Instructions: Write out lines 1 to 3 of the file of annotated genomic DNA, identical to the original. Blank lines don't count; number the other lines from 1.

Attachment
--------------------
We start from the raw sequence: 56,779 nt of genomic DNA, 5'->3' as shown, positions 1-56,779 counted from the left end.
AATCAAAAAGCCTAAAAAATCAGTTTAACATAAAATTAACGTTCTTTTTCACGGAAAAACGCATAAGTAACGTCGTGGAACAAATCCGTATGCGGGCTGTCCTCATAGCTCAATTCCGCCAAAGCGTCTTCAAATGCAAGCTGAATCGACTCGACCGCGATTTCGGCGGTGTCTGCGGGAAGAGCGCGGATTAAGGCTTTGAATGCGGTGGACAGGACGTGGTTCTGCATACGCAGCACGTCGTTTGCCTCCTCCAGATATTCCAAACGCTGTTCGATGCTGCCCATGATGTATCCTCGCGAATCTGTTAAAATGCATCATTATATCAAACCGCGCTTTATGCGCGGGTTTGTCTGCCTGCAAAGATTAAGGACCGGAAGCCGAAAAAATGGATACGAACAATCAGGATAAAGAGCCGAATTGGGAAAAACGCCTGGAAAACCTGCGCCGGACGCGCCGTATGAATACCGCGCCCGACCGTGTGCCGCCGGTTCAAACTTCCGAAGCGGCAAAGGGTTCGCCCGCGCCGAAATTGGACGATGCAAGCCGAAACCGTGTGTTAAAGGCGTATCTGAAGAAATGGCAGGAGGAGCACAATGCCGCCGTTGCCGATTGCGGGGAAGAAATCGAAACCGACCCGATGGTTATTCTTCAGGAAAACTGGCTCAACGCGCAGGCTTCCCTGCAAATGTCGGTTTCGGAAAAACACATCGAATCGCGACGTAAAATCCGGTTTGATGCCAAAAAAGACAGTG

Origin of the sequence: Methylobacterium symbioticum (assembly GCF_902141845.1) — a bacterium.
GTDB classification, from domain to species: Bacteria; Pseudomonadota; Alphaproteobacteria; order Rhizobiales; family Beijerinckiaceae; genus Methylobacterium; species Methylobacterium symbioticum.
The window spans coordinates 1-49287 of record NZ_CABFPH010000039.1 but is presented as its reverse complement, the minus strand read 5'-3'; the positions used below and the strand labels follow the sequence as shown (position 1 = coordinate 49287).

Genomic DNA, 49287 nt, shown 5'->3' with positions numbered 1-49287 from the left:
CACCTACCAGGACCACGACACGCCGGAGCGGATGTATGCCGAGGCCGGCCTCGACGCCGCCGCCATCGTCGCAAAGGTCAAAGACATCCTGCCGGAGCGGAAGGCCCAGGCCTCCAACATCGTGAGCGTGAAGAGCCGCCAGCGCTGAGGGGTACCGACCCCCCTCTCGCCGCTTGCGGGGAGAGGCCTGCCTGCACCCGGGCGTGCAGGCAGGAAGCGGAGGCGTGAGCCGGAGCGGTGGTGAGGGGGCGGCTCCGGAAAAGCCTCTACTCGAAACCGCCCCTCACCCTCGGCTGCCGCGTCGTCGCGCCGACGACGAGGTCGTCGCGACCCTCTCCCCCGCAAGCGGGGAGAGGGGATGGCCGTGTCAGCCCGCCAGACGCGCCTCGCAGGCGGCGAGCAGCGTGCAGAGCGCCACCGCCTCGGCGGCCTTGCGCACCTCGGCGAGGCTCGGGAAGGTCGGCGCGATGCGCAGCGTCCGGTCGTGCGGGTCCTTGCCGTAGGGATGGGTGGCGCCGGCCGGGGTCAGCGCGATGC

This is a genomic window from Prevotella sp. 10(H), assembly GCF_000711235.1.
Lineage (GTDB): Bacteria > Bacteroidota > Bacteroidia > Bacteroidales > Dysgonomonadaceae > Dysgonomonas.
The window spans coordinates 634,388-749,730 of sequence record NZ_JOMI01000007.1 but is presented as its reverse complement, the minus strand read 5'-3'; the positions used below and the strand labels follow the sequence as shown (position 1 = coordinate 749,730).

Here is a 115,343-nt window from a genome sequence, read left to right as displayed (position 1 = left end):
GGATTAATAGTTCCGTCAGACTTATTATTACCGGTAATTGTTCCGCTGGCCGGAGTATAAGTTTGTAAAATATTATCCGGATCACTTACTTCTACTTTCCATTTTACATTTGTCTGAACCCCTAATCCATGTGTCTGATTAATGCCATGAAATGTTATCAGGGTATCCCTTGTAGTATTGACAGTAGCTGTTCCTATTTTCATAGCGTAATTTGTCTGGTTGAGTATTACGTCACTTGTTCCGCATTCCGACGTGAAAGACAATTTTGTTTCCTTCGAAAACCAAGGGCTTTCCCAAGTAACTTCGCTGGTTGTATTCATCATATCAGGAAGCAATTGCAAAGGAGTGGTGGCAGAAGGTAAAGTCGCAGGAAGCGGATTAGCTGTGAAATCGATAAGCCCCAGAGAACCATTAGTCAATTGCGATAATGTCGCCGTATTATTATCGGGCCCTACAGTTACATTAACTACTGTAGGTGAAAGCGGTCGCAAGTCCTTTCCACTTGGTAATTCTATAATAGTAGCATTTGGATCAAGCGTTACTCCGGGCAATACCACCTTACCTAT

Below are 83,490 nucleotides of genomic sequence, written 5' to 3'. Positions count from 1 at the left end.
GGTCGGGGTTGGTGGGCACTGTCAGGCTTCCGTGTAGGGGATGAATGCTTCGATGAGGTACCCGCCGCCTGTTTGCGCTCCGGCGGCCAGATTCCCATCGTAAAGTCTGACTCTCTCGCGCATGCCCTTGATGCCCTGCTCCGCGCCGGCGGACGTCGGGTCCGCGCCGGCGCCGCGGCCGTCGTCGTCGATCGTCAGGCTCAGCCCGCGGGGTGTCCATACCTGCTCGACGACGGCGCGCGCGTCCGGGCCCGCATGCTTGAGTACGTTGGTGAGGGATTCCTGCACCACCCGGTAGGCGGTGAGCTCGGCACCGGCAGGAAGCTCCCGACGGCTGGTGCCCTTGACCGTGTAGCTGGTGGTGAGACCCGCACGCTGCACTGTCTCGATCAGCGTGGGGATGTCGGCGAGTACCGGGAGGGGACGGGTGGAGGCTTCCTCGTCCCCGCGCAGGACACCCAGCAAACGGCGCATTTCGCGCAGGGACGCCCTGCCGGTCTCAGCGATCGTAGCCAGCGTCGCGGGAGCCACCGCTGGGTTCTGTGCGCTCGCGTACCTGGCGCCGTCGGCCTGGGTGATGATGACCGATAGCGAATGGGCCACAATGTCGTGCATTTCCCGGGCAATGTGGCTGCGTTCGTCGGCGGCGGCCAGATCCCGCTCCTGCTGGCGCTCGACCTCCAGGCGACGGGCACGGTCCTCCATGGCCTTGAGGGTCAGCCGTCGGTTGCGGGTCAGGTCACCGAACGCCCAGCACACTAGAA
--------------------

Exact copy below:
We start from the raw sequence: 56,779 nt of genomic DNA, 5'->3' as shown, positions 1-56,779 counted from the left end.
AATCAAAAAGCCTAAAAAATCAGTTTAACATAAAATTAACGTTCTTTTTCACGGAAAAACGCATAAGTAACGTCGTGGAACAAATCCGTATGCGGGCTGTCCTCATAGCTCAATTCCGCCAAAGCGTCTTCAAATGCAAGCTGAATCGACTCGACCGCGATTTCGGCGGTGTCTGCGGGAAGAGCGCGGATTAAGGCTTTGAATGCGGTGGACAGGACGTGGTTCTGCATACGCAGCACGTCGTTTGCCTCCTCCAGATATTCCAAACGCTGTTCGATGCTGCCCATGATGTATCCTCGCGAATCTGTTAAAATGCATCATTATATCAAACCGCGCTTTATGCGCGGGTTTGTCTGCCTGCAAAGATTAAGGACCGGAAGCCGAAAAAATGGATACGAACAATCAGGATAAAGAGCCGAATTGGGAAAAACGCCTGGAAAACCTGCGCCGGACGCGCCGTATGAATACCGCGCCCGACCGTGTGCCGCCGGTTCAAACTTCCGAAGCGGCAAAGGGTTCGCCCGCGCCGAAATTGGACGATGCAAGCCGAAACCGTGTGTTAAAGGCGTATCTGAAGAAATGGCAGGAGGAGCACAATGCCGCCGTTGCCGATTGCGGGGAAGAAATCGAAACCGACCCGATGGTTATTCTTCAGGAAAACTGGCTCAACGCGCAGGCTTCCCTGCAAATGTCGGTTTCGGAAAAACACATCGAATCGCGACGTAAAATCCGGTTTGATGCCAAAAAAGACAGTG

Origin of the sequence: Methylobacterium symbioticum (assembly GCF_902141845.1) — a bacterium.